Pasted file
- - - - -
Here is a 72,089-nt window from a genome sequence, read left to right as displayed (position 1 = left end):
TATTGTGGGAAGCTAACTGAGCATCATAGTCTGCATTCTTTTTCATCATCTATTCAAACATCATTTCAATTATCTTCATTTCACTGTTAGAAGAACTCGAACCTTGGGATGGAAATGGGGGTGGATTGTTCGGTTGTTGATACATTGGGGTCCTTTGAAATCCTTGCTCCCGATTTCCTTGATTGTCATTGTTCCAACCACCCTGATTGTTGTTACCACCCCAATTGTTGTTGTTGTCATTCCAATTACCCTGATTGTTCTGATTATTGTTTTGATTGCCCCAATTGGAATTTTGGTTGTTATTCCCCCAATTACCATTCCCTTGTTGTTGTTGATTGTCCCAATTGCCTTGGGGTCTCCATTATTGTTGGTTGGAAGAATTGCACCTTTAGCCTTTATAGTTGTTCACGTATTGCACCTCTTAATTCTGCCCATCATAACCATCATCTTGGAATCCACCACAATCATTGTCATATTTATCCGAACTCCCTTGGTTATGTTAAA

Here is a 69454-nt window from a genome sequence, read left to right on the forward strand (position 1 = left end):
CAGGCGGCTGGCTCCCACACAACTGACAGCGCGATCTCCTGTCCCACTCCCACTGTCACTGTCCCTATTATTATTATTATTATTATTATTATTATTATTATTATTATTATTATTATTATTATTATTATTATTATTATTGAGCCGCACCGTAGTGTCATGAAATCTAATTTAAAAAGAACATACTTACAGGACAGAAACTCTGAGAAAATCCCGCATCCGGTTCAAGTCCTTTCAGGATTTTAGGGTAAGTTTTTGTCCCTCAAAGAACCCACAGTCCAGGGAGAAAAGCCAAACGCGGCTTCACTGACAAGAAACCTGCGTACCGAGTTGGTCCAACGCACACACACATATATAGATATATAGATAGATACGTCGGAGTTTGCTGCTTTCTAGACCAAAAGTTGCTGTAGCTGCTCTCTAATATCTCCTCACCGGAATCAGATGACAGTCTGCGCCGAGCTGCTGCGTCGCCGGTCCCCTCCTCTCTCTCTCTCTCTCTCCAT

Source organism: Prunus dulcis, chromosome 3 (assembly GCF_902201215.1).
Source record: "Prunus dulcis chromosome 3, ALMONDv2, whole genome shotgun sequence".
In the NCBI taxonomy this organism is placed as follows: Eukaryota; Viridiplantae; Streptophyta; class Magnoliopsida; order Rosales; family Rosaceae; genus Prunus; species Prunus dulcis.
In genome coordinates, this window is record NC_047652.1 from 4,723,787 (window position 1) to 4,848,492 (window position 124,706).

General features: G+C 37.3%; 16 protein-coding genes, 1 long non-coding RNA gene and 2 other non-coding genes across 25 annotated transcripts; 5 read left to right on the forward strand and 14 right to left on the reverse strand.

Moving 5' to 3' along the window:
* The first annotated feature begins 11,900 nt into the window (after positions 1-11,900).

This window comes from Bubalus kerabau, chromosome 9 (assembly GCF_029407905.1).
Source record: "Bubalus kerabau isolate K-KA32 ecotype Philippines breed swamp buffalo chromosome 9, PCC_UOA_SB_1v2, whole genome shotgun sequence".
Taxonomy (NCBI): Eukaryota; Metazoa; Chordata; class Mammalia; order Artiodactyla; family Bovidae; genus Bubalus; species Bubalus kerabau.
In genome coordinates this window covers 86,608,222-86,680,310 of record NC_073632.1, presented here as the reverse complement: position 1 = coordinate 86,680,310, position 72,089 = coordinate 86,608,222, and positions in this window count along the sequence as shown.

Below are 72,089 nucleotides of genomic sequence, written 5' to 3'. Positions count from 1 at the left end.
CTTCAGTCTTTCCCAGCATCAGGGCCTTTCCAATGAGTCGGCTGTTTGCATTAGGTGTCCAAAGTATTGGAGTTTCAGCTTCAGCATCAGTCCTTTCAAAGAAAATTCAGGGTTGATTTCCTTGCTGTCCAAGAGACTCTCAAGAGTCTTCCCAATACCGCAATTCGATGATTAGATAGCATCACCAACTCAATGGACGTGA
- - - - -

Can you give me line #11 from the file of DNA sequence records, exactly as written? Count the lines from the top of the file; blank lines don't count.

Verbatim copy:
* The first annotated feature begins 11,900 nt into the window (after positions 1-11,900).